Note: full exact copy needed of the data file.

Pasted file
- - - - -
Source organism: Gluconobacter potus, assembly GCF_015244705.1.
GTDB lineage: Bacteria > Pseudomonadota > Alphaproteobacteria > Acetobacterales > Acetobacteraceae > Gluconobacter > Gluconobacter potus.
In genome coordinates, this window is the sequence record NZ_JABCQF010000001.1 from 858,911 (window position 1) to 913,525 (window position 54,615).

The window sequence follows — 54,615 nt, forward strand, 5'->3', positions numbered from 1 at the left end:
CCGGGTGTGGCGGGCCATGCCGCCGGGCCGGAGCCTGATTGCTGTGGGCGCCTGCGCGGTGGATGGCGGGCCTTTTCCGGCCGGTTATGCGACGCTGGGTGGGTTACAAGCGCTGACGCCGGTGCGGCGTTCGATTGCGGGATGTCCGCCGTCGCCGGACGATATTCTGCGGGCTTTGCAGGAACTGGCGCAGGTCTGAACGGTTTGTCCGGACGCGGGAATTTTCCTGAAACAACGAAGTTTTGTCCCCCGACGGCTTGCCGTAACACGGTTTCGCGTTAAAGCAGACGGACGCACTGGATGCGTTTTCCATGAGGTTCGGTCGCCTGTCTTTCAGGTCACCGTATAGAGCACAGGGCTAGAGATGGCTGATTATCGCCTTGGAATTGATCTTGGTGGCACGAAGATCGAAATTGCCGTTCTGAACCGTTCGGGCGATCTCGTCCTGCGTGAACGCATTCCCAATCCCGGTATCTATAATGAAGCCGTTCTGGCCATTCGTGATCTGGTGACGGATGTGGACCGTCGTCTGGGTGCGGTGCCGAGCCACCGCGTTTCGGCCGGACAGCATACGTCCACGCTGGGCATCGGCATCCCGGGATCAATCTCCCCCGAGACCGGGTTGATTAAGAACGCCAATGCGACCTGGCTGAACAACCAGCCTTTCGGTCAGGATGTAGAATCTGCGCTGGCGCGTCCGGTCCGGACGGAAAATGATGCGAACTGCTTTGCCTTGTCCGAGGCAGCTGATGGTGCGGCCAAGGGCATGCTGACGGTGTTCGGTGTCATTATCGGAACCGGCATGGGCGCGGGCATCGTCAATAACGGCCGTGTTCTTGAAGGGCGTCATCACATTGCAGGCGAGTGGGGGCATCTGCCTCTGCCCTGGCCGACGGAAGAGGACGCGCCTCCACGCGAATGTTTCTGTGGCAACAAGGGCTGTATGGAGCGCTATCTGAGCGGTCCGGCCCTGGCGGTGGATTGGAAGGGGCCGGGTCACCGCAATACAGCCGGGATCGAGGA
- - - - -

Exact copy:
Source organism: Gluconobacter potus, assembly GCF_015244705.1.
GTDB lineage: Bacteria > Pseudomonadota > Alphaproteobacteria > Acetobacterales > Acetobacteraceae > Gluconobacter > Gluconobacter potus.
In genome coordinates, this window is the sequence record NZ_JABCQF010000001.1 from 858,911 (window position 1) to 913,525 (window position 54,615).

The window sequence follows — 54,615 nt, forward strand, 5'->3', positions numbered from 1 at the left end:
CCGGGTGTGGCGGGCCATGCCGCCGGGCCGGAGCCTGATTGCTGTGGGCGCCTGCGCGGTGGATGGCGGGCCTTTTCCGGCCGGTTATGCGACGCTGGGTGGGTTACAAGCGCTGACGCCGGTGCGGCGTTCGATTGCGGGATGTCCGCCGTCGCCGGACGATATTCTGCGGGCTTTGCAGGAACTGGCGCAGGTCTGAACGGTTTGTCCGGACGCGGGAATTTTCCTGAAACAACGAAGTTTTGTCCCCCGACGGCTTGCCGTAACACGGTTTCGCGTTAAAGCAGACGGACGCACTGGATGCGTTTTCCATGAGGTTCGGTCGCCTGTCTTTCAGGTCACCGTATAGAGCACAGGGCTAGAGATGGCTGATTATCGCCTTGGAATTGATCTTGGTGGCACGAAGATCGAAATTGCCGTTCTGAACCGTTCGGGCGATCTCGTCCTGCGTGAACGCATTCCCAATCCCGGTATCTATAATGAAGCCGTTCTGGCCATTCGTGATCTGGTGACGGATGTGGACCGTCGTCTGGGTGCGGTGCCGAGCCACCGCGTTTCGGCCGGACAGCATACGTCCACGCTGGGCATCGGCATCCCGGGATCAATCTCCCCCGAGACCGGGTTGATTAAGAACGCCAATGCGACCTGGCTGAACAACCAGCCTTTCGGTCAGGATGTAGAATCTGCGCTGGCGCGTCCGGTCCGGACGGAAAATGATGCGAACTGCTTTGCCTTGTCCGAGGCAGCTGATGGTGCGGCCAAGGGCATGCTGACGGTGTTCGGTGTCATTATCGGAACCGGCATGGGCGCGGGCATCGTCAATAACGGCCGTGTTCTTGAAGGGCGTCATCACATTGCAGGCGAGTGGGGGCATCTGCCTCTGCCCTGGCCGACGGAAGAGGACGCGCCTCCACGCGAATGTTTCTGTGGCAACAAGGGCTGTATGGAGCGCTATCTGAGCGGTCCGGCCCTGGCGGTGGATTGGAAGGGGCCGGGTCACCGCAATACAGCCGGGATCGAGGA